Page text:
Denial of alcohol abuse and belief in a disease versus a social learning model of etiology and treatment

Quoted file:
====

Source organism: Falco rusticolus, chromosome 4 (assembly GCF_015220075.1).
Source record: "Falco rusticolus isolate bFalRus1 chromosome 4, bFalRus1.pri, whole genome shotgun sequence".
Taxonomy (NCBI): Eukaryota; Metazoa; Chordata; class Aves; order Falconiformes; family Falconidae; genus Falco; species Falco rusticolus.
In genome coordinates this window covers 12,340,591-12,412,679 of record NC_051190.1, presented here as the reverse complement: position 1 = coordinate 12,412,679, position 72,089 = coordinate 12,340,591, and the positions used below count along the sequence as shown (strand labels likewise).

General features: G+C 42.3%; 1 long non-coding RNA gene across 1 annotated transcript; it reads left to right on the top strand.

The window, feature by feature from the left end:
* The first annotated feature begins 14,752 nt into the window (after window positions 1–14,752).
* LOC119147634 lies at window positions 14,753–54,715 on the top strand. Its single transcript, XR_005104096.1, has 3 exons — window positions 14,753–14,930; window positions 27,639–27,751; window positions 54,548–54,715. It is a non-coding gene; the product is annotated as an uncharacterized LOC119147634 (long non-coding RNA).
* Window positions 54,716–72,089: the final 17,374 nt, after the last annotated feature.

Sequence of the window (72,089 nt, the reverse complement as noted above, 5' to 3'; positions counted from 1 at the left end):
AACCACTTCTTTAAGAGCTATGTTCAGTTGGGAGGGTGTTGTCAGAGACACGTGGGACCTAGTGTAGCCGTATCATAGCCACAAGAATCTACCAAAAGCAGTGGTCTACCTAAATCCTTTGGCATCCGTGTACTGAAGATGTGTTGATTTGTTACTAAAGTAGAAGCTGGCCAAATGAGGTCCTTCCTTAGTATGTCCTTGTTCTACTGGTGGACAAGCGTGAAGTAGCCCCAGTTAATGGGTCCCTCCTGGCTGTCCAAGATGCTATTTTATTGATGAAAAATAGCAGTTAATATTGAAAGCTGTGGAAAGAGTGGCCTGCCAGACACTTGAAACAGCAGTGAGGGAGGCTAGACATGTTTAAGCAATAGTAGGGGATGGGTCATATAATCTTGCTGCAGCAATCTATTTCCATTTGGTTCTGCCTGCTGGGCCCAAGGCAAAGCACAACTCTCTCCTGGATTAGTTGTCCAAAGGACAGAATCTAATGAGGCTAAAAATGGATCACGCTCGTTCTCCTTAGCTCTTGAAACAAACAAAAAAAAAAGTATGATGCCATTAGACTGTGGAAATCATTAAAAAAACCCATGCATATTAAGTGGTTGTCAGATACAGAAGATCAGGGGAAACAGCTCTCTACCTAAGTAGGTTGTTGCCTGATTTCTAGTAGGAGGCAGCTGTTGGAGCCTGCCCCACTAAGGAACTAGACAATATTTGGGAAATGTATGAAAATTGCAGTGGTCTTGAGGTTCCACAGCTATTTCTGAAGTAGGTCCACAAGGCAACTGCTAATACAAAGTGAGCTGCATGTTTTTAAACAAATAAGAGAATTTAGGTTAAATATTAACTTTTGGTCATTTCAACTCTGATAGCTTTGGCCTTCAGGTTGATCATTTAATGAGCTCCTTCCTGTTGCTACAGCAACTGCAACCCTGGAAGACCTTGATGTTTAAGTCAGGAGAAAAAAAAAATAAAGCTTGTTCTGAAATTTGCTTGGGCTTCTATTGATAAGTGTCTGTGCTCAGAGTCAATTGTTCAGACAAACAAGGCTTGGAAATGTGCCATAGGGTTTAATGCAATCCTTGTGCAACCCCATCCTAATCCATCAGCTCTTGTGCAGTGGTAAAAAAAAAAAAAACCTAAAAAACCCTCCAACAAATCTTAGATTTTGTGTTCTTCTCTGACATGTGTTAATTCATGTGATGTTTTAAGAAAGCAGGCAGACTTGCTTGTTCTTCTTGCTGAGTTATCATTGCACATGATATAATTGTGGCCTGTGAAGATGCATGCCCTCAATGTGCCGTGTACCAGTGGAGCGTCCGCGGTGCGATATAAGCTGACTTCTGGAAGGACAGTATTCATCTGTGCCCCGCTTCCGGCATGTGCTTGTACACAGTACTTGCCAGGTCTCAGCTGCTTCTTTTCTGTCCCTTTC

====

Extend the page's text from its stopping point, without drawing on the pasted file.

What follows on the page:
Two models of alcohol abuse, the disease model and the social learning model, have emerged in recent years as the most popular of the many presented in the literature. These models have led to controversies and competing ways of thinking and dealing with alcohol- related problems. The effects of these models on one aspect of alcohol use and abuse was the subject of this thesis, i.e., the relationships between beliefs about alcohol that follow from these models and the acknowledgment versus denial of alcohol-related problems. The purpose of the current study was to determine the extent to which the consistency versus inconsistency of subjects' pre-existing beliefs with the information about alcohol abuse that was presented to them was associated with denial of alcohol-related problems. Fifty-four male subjects were presented with information about alcohol abuse that described either a disease or social learning model. One-half of the subjects were presented with information that was consistent with their prior beliefs about alcohol abuse, and the other half with information inconsistent with their beliefs. The main hypothesis was that subjects who were presented with information about the causes and treatment of alcohol abuse that was inconsistent with their pre-existing beliefs would indicate greater levels of denial of alcohol-related problems than subjects presented with information that was consistent with their pre-existing beliefs. The results did not support this prediction. Another aspect of the current research involved a possible relationship between locus of control and denial. The literature suggests that the disease model attributes less volitional control of drinking behavior by alcohol abusers than the social learning model. Consequently, the current study hypothesized that subjects who were presented with a model of alcohol abuse that was inconsistent with their pre-existing beliefs about locus of control with respect to alcohol use would be more likely to experience psychological discomfort as a result of cognitive dissonance, and would be more likely to rely on denial to ease this discomfort, than subjects who were presented with a model that was consistent with their pre-existing beliefs. The data failed to support this hypothesis. Several possible explanations which may account for the failure of the current study to support the proposed hypotheses are discussed.